If Hyperion is allowed to drill wells you can bet that the Big Sioux will be drier than a popcorn fart in no time. Those irrigators may be South Dakota’s only hope to stop the refinery.

  2. Donkephant

    Wait, as in you’d support Congresswoman Noem supporting an (duh, duh, dunnn) earmark for her home state? I think it’s a good idea-just surprised you suggested it.


    I assumed the Corps would take responsibility for them. From what I know the Big Sioux isnt classified as navigable by the Feds except for south of Sioux Falls to the Missouri so maybe they dont consider the Baltic Trent and Dells dams their jurisdiction but Im sure they are the ultimate authority for everything else. They should be removed but dont expect any help from the feds, only a bunch of redtape.

  4. grudznick

    My young friend Mr. Sibson should be allowed to post. This place could use some ratings, and Sibby = Ratings.

    1. MC Post author

      Ratings !?! Bah! I could care less about ratings. Yes, I know they help pay the bills. When we start chasing ratings, we will lose. I would much rather lose a rating because of my opinions then be on top by a gimmick.

      This blog is more about what is right, and preserving what few freedoms we have left and ensuring opportunities or our children.

      I will post my opinion, and invite well thought out comments that a relative to the topic at hand. (I know I let some topics just go) I have very little control over who is banned and who isn’t. Even if I did, I wouldn’t lift a ban just for the sake of ratings.

  5. PlanningStudent

    @Larry Kurtz FYI

    Hyperion has been clear in their intention through published material, land purchases and public hearings that they intend on taking their water from wells along the Missouri River near Elk Point and returning left over water to a man mad lagoon in the same area.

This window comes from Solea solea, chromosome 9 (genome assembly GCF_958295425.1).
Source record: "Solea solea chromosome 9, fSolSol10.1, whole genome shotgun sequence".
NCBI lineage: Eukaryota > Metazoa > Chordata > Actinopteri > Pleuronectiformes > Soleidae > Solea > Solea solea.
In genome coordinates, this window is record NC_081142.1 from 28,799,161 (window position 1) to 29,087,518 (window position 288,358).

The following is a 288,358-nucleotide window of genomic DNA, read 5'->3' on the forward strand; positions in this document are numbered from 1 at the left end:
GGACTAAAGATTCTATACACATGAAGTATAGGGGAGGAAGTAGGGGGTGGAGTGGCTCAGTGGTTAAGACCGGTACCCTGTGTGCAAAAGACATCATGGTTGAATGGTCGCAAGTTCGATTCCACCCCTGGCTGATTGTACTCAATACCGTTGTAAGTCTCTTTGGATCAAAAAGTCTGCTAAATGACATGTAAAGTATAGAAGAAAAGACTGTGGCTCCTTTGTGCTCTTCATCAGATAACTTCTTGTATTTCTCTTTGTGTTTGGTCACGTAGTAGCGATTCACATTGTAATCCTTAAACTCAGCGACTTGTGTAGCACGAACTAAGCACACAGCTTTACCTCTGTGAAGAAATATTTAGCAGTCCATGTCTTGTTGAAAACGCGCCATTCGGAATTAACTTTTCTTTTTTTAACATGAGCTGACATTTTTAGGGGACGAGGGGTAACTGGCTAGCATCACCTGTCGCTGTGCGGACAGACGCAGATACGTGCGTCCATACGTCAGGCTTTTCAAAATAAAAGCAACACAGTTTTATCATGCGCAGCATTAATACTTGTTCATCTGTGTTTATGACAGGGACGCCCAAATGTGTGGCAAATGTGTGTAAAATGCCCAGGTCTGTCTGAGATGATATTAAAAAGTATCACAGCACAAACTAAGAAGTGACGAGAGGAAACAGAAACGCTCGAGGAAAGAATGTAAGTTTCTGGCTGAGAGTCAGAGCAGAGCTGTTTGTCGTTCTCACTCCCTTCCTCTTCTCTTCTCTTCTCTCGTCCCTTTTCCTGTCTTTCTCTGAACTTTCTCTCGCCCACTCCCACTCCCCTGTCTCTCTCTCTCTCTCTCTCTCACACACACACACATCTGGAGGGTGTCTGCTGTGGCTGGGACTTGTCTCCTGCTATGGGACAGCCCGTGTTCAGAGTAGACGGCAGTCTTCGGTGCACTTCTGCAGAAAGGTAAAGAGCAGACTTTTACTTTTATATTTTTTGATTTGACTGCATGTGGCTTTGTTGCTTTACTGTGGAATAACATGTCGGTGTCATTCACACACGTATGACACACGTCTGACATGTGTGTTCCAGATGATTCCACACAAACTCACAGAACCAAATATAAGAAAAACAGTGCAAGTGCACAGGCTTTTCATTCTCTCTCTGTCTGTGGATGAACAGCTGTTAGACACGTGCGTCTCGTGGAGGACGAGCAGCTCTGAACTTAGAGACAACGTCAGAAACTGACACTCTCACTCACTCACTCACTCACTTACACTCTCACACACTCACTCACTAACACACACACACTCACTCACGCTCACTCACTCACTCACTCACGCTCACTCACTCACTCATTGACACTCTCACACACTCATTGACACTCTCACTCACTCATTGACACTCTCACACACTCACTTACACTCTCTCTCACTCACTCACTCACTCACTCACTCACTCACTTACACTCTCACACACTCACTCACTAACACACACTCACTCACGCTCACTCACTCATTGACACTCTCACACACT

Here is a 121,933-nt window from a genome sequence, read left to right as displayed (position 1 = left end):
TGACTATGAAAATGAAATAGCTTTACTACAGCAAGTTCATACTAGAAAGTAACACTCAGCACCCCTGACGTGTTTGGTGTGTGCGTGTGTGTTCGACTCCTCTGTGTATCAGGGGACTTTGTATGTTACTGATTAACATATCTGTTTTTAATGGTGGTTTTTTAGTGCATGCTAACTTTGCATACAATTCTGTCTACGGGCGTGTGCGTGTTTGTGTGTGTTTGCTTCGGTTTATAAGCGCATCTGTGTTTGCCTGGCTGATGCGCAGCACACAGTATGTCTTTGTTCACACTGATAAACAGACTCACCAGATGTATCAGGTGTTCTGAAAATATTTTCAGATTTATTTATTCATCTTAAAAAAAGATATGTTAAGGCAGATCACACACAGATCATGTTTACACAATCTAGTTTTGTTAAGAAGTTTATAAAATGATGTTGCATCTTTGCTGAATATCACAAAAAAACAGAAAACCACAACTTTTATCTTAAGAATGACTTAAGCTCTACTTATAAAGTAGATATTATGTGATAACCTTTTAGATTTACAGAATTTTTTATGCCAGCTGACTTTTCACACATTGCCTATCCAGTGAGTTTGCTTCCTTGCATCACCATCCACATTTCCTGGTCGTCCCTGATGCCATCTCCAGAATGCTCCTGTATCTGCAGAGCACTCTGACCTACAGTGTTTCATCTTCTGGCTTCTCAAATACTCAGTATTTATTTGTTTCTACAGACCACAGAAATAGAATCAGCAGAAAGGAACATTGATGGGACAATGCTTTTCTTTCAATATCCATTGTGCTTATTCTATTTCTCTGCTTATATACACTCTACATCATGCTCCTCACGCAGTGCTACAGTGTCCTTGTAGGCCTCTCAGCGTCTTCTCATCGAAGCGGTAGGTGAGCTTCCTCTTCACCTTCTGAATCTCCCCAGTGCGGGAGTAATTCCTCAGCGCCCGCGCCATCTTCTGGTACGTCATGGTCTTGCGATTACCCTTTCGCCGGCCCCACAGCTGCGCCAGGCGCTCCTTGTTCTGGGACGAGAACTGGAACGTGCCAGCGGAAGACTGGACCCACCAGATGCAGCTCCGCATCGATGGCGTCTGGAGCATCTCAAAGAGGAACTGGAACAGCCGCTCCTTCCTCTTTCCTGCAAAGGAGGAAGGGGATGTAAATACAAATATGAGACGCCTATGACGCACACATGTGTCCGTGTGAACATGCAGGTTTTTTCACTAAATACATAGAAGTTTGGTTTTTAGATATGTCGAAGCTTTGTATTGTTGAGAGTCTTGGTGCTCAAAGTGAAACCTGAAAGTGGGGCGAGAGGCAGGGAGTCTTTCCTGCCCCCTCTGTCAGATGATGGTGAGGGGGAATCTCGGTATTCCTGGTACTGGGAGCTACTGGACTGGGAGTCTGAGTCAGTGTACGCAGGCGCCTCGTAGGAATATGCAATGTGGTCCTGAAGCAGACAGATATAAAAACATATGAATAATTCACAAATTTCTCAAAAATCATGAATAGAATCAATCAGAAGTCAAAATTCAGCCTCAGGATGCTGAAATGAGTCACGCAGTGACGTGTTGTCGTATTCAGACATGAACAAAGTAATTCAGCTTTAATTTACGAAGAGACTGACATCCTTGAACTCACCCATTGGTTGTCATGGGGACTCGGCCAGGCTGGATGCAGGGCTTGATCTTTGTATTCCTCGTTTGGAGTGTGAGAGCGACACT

6. larry kurtz

    Slowing the Big Sioux recharges aquifers. When Hyperion sinks their wells thank those low head dams.

    1. MC Post author

      Nope. It would have go through the same budget process as everything else. Let it be debated, in the open. None of this ‘just slip this in’ just before the vote.

  7. SDMike

    Typical knee-jerk reaction – someone gets hurt/killed and now we have to do something about it – maybe if we would realize that people do stupic thinks and we can’t change everything because of what they do – as I tell my family its the cleansing of the shallow end of the gene-pool. The dams have been there for more then 18 years (the life time of the guy who drowned) so its his responsibility to know better and not some government entity to have to make a major legislative change.


    PS: These drownings have been going on for over 50 years – my neighbor kid when I was growing up basically did the same thing at the Milltown (note the name) dam. Humans do stupid things and you can’t fix stupid!!!